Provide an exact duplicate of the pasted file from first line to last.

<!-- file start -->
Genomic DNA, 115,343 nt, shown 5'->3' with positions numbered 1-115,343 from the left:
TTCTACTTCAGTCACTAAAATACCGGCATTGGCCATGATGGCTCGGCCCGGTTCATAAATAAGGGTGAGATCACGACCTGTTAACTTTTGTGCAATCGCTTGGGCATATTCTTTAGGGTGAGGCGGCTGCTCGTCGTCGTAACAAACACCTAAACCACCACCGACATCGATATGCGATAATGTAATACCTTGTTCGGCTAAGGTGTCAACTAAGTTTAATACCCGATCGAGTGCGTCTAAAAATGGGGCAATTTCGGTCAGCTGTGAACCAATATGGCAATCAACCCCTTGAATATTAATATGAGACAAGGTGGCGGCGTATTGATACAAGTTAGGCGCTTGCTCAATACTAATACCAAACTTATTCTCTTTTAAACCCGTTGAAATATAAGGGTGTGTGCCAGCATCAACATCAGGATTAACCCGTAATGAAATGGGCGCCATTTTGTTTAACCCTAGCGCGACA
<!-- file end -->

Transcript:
Genomic DNA, 115,343 nt, shown 5'->3' with positions numbered 1-115,343 from the left:
TTCTACTTCAGTCACTAAAATACCGGCATTGGCCATGATGGCTCGGCCCGGTTCATAAATAAGGGTGAGATCACGACCTGTTAACTTTTGTGCAATCGCTTGGGCATATTCTTTAGGGTGAGGCGGCTGCTCGTCGTCGTAACAAACACCTAAACCACCACCGACATCGATATGCGATAATGTAATACCTTGTTCGGCTAAGGTGTCAACTAAGTTTAATACCCGATCGAGTGCGTCTAAAAATGGGGCAATTTCGGTCAGCTGTGAACCAATATGGCAATCAACCCCTTGAATATTAATATGAGACAAGGTGGCGGCGTATTGATACAAGTTAGGCGCTTGCTCAATACTAATACCAAACTTATTCTCTTTTAAACCCGTTGAAATATAAGGGTGTGTGCCAGCATCAACATCAGGATTAACCCGTAATGAAATGGGCGCCATTTTGTTTAACCCTAGCGCGACA